There are many individual books available in the Google Play store. Most of the free books do contain advertising or have limited features.

I did find a few free apps that are worth checking out.

Pierro Pierrette
Cover art
Le secret de la lune

Lisbon labs has a large selection of  french book apps however the apps includes advertising.

Cover artCover art

Cover art
Playtales Gold
Although free options do exist I decided that for simplicity and to save time and money it was best to pay for a subscription service instead. I settled on Playtales Gold . This service costs $25 a year. They have a free version but the advertising is so frequent that it isn't worth looking at. We chose Playtales Gold because it offers books in multiple languages and I am at a bilingual school. By selecting language from a drop down I can limit students to only reading French books and our English teachers can still use the app with their students using by changing the language to English.
PlayTales Gold - screenshot
I also love that I get to pick which books I download on each tablet and which books kids have access to on their bookshelf. This allows me to download books appropriate to students levels. Our tablets are numbered and I can ask students to choose a tablet at their reading/listening level if I choose.

PlayTales Gold - screenshot

A note about French apps:

Just like with the ipad when you change to language of your device you also change the language of many of the apps you install. Some apps will appear to be in English but once you change the language in the settings you can use them in French too.

What I learned at school today? The switch from apple to android is not going to be a problem for Daily 5 listen to reading. There are free apps out there and apps like Playtales make it easy for my students to access a large variety of books easily.  My next step is to try and figure out how to get kids on youtube safely. Are you using listen to reading apps on the android? What is your favorite? Any advise about how to connect to youtube without exposing students to adds and limiting content?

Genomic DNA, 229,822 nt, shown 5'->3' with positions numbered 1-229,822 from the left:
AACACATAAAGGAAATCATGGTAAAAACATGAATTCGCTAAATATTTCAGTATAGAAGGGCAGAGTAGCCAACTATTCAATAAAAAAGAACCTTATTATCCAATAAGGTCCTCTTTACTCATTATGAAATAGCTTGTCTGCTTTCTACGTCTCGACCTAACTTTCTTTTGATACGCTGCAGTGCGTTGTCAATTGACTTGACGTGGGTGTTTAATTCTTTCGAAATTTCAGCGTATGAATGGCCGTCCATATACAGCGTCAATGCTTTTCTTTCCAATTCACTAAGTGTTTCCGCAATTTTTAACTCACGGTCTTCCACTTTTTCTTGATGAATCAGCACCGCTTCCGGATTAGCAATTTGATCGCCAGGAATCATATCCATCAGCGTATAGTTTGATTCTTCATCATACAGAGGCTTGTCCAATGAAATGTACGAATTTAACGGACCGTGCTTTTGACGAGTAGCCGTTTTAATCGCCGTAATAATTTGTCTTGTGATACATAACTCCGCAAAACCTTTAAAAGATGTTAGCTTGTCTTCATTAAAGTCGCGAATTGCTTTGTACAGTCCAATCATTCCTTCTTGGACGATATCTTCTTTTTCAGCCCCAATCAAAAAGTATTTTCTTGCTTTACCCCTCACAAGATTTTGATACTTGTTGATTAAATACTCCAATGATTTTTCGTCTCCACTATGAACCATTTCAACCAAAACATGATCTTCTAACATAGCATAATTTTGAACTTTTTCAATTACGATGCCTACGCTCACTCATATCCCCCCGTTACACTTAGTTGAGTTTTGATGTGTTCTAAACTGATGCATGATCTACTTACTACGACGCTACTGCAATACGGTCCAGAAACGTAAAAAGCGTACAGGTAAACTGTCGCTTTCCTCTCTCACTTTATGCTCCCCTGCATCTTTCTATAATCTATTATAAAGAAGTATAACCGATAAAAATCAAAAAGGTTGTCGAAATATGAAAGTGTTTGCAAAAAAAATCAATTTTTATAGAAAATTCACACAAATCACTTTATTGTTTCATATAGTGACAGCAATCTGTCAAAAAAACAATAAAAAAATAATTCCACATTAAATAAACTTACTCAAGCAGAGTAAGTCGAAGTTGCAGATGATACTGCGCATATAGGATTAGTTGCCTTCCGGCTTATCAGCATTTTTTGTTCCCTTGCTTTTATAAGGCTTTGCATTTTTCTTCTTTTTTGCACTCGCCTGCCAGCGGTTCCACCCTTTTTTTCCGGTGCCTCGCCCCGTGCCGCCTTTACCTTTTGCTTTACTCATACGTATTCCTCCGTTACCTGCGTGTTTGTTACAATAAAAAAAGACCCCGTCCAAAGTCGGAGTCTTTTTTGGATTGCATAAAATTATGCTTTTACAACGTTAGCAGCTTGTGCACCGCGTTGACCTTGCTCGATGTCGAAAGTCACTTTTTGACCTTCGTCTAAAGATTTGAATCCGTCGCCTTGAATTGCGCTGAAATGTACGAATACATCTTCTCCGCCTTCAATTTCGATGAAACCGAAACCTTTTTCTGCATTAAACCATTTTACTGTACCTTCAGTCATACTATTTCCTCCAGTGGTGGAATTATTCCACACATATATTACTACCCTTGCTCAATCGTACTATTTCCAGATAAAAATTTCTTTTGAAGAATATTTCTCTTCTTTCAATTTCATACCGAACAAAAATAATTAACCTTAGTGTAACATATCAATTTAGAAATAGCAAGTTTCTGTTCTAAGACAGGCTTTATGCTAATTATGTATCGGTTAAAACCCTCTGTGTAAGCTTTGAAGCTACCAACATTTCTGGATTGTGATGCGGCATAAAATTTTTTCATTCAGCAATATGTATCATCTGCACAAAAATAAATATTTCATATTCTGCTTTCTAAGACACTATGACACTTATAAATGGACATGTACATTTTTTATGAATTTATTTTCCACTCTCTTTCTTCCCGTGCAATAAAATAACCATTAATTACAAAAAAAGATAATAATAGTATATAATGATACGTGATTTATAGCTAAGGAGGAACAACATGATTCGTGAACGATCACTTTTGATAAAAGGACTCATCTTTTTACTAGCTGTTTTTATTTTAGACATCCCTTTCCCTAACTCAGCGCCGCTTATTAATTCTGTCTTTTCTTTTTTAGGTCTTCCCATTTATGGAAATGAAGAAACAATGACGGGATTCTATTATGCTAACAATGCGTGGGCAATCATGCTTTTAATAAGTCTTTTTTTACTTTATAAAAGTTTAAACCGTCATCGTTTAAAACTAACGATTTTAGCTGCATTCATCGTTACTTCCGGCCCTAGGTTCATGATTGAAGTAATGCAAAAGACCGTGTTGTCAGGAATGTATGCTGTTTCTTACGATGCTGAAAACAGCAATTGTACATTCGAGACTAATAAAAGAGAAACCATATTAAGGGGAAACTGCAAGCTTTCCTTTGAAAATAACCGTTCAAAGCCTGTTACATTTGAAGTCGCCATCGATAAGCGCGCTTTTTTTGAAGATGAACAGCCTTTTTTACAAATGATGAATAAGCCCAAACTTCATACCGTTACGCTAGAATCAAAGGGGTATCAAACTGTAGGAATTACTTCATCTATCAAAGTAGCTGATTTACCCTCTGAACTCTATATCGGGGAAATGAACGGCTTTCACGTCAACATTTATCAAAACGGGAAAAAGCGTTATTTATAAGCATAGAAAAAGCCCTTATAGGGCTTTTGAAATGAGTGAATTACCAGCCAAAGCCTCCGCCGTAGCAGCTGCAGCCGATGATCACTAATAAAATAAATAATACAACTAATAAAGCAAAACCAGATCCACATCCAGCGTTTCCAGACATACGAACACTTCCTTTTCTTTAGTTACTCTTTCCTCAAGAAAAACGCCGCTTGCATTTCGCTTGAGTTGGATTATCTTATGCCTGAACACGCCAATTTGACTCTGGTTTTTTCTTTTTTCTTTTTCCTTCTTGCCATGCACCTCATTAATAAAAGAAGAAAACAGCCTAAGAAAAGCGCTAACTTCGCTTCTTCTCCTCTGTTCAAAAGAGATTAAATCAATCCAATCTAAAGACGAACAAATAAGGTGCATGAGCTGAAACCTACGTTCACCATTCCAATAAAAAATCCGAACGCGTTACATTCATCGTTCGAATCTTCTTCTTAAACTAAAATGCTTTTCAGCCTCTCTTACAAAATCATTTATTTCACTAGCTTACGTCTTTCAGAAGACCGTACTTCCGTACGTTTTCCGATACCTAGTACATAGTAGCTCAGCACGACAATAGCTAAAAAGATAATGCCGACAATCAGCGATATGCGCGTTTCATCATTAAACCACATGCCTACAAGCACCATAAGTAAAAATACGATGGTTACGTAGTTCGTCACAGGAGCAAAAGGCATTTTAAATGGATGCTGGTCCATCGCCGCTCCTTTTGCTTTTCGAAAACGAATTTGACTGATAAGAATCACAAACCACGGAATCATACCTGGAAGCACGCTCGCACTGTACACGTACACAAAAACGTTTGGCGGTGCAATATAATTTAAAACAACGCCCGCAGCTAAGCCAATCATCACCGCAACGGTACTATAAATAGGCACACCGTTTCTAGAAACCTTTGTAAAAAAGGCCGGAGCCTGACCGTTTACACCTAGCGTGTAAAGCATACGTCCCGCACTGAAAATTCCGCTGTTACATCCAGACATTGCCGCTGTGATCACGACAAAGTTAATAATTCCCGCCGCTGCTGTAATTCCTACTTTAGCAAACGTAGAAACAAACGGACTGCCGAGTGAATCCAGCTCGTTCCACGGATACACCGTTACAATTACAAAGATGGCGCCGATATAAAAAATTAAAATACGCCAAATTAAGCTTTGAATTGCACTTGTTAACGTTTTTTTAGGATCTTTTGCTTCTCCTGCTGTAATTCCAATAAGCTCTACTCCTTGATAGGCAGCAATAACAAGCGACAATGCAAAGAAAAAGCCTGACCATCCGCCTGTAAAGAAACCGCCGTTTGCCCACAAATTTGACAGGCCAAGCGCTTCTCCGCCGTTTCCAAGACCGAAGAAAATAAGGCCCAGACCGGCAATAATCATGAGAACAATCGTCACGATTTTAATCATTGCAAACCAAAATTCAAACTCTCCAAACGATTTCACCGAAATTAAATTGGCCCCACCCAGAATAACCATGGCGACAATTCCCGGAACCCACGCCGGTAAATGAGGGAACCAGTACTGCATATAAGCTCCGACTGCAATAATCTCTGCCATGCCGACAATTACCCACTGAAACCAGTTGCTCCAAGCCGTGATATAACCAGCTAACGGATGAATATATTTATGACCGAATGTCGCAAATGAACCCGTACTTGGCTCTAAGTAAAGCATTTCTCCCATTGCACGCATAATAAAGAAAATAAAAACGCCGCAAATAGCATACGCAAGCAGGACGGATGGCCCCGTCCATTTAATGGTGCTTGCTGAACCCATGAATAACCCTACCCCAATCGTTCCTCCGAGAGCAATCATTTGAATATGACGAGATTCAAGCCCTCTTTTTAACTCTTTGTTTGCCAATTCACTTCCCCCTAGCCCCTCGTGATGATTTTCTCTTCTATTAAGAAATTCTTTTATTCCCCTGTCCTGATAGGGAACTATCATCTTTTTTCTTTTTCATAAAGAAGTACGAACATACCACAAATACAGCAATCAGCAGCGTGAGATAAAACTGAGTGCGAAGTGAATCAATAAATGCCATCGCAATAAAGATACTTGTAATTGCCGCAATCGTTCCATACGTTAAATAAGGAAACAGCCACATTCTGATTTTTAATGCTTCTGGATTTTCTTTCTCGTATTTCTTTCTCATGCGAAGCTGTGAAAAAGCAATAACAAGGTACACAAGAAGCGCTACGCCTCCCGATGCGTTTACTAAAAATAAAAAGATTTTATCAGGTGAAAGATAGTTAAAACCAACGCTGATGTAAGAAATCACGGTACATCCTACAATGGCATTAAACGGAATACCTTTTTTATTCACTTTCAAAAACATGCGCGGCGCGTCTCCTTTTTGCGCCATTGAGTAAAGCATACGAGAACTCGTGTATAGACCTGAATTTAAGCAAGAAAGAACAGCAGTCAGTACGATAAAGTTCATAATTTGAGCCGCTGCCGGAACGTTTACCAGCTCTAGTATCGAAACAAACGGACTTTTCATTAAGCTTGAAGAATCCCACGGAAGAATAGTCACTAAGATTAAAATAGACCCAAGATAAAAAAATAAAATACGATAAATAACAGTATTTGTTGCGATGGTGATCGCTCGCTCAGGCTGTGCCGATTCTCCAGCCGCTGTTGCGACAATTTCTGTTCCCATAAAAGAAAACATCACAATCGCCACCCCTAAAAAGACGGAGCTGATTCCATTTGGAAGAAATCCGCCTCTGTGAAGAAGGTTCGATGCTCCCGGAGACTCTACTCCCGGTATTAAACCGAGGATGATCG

Friday, March 6, 2015

Getting Started with the Android Samsung Tablets from an Apple Girl.

First things first.... How do I turn this thing on?! I can use an Ipad, I can use this thing right? The reality however is that you can't expect this device to behave like an Ipad there are some differences and they have tripped me up as I am trying to learn this device.

I admit the setup for my teacher tablet was fairly easy. The tablet talks you through most of it.  It helps if you already have a google account you are using. If you don't already have one you can set one up here or follow the directions on your new tablet.  Learning to use it however was a little trickier.

Here is one video I used to help learn how to use the device:

Some tips.

1) If there is no back button on an app to get you back to the last screen us the return arrow on the bottom of your tablet.

2) Double clicking the home screen

3) The google search box is always on the bottom right  side of the home screens. You can use it to search the web but you can also use it to find apps on your device.

My advice?  Unbox your device, run through the set-up and then watch the video above. Pause and try each new trick he teaches you along the way. Get comfortable with the navigation. 

What is your best beginner android tip?